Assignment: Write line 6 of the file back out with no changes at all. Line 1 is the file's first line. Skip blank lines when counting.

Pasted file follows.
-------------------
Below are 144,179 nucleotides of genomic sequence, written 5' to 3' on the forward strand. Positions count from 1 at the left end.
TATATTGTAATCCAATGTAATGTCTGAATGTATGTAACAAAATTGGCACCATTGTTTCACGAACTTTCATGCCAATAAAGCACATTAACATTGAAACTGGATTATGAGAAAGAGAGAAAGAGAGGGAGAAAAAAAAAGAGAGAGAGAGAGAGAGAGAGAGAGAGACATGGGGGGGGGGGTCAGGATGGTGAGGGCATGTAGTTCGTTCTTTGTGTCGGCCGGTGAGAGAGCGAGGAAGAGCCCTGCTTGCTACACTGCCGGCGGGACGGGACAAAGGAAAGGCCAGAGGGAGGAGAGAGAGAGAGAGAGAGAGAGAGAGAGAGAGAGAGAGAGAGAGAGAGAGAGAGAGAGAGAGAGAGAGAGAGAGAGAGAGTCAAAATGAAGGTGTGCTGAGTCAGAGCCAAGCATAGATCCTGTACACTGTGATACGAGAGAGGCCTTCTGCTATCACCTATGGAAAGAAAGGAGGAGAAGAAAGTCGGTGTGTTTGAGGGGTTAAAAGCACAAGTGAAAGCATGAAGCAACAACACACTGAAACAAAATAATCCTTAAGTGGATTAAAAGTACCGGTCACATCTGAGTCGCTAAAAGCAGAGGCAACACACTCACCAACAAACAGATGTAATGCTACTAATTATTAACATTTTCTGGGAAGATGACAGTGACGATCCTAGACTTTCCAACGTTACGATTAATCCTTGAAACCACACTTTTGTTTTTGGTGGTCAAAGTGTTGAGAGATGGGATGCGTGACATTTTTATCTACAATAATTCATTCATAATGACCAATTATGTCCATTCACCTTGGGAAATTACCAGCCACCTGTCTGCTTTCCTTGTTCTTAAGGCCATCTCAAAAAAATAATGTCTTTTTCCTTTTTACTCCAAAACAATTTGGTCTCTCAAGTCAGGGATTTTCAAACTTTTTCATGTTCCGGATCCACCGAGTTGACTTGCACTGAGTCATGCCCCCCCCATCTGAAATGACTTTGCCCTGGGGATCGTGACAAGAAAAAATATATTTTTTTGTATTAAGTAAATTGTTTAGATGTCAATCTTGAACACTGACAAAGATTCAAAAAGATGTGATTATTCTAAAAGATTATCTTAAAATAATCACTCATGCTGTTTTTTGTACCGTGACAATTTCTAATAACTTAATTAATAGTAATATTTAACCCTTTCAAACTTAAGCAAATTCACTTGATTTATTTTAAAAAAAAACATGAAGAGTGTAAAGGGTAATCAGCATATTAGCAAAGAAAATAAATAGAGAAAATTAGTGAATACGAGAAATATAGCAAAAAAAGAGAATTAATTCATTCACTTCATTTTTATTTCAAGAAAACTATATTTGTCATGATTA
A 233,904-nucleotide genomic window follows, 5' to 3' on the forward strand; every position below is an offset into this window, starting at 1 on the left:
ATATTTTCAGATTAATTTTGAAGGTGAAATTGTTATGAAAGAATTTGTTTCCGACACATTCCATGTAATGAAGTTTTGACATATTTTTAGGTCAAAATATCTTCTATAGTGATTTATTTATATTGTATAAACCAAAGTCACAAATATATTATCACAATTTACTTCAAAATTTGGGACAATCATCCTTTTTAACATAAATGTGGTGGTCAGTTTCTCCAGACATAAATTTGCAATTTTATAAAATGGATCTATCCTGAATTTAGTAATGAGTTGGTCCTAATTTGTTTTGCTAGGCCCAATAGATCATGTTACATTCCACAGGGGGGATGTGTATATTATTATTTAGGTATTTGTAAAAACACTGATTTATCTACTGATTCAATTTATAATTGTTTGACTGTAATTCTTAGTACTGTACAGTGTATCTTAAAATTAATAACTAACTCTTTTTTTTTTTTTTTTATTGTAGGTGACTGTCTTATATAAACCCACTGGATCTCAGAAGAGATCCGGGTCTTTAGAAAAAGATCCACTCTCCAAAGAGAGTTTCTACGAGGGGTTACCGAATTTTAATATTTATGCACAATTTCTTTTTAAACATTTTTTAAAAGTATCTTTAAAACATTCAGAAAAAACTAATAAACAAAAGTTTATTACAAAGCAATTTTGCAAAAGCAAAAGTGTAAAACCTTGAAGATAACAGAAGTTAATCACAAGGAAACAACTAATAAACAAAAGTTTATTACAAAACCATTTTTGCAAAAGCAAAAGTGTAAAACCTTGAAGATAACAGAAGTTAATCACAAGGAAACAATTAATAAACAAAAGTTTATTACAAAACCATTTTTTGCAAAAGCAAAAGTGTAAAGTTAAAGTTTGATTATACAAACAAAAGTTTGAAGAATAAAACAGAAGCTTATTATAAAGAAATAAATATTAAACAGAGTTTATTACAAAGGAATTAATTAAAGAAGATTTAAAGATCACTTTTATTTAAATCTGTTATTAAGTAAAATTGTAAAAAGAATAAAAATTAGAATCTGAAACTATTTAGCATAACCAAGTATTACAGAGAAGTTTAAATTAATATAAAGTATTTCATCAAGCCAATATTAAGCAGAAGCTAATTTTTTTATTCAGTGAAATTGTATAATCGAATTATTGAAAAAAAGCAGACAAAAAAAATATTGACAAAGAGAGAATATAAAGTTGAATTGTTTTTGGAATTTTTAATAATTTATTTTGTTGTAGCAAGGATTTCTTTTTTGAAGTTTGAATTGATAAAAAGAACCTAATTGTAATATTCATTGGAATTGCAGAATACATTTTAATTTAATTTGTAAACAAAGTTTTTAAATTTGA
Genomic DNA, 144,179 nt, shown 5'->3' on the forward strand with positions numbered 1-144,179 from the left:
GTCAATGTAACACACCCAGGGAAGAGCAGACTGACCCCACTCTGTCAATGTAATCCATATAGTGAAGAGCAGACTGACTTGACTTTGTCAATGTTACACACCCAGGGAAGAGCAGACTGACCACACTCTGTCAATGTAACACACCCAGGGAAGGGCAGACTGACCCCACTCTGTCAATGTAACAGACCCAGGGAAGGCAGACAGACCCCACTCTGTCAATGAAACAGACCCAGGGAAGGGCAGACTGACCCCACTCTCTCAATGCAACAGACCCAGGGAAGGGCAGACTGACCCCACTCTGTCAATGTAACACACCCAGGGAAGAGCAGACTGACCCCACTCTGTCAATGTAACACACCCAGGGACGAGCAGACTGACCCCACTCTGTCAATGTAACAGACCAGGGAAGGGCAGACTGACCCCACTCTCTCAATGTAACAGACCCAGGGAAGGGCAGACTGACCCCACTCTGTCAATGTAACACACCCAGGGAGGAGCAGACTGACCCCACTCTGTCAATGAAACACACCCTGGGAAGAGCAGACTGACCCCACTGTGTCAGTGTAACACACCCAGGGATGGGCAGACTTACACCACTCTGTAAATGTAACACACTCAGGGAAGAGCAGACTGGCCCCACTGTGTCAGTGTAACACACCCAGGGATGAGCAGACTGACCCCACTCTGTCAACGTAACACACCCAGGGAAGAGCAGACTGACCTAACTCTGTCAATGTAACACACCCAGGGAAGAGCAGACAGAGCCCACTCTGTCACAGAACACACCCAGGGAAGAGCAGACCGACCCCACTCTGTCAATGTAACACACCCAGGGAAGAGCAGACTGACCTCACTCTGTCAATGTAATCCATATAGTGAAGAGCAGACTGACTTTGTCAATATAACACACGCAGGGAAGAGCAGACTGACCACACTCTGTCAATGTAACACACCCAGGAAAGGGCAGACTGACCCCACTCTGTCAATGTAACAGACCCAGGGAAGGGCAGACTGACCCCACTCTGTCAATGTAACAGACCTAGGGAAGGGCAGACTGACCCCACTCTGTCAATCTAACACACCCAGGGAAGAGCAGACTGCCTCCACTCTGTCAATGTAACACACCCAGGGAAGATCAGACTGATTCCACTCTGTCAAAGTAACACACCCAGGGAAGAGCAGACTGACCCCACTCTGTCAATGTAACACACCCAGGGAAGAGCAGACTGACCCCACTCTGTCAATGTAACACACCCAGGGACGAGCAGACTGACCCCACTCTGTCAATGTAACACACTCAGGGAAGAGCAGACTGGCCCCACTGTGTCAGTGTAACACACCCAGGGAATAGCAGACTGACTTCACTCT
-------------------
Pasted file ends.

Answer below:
GTCAATGTAACACACCCAGGGAAGAGCAGACTGACCCCACTCTGTCAATGTAATCCATATAGTGAAGAGCAGACTGACTTGACTTTGTCAATGTTACACACCCAGGGAAGAGCAGACTGACCACACTCTGTCAATGTAACACACCCAGGGAAGGGCAGACTGACCCCACTCTGTCAATGTAACAGACCCAGGGAAGGCAGACAGACCCCACTCTGTCAATGAAACAGACCCAGGGAAGGGCAGACTGACCCCACTCTCTCAATGCAACAGACCCAGGGAAGGGCAGACTGACCCCACTCTGTCAATGTAACACACCCAGGGAAGAGCAGACTGACCCCACTCTGTCAATGTAACACACCCAGGGACGAGCAGACTGACCCCACTCTGTCAATGTAACAGACCAGGGAAGGGCAGACTGACCCCACTCTCTCAATGTAACAGACCCAGGGAAGGGCAGACTGACCCCACTCTGTCAATGTAACACACCCAGGGAGGAGCAGACTGACCCCACTCTGTCAATGAAACACACCCTGGGAAGAGCAGACTGACCCCACTGTGTCAGTGTAACACACCCAGGGATGGGCAGACTTACACCACTCTGTAAATGTAACACACTCAGGGAAGAGCAGACTGGCCCCACTGTGTCAGTGTAACACACCCAGGGATGAGCAGACTGACCCCACTCTGTCAACGTAACACACCCAGGGAAGAGCAGACTGACCTAACTCTGTCAATGTAACACACCCAGGGAAGAGCAGACAGAGCCCACTCTGTCACAGAACACACCCAGGGAAGAGCAGACCGACCCCACTCTGTCAATGTAACACACCCAGGGAAGAGCAGACTGACCTCACTCTGTCAATGTAATCCATATAGTGAAGAGCAGACTGACTTTGTCAATATAACACACGCAGGGAAGAGCAGACTGACCACACTCTGTCAATGTAACACACCCAGGAAAGGGCAGACTGACCCCACTCTGTCAATGTAACAGACCCAGGGAAGGGCAGACTGACCCCACTCTGTCAATGTAACAGACCTAGGGAAGGGCAGACTGACCCCACTCTGTCAATCTAACACACCCAGGGAAGAGCAGACTGCCTCCACTCTGTCAATGTAACACACCCAGGGAAGATCAGACTGATTCCACTCTGTCAAAGTAACACACCCAGGGAAGAGCAGACTGACCCCACTCTGTCAATGTAACACACCCAGGGAAGAGCAGACTGACCCCACTCTGTCAATGTAACACACCCAGGGACGAGCAGACTGACCCCACTCTGTCAATGTAACACACTCAGGGAAGAGCAGACTGGCCCCACTGTGTCAGTGTAACACACCCAGGGAATAGCAGACTGACTTCACTCT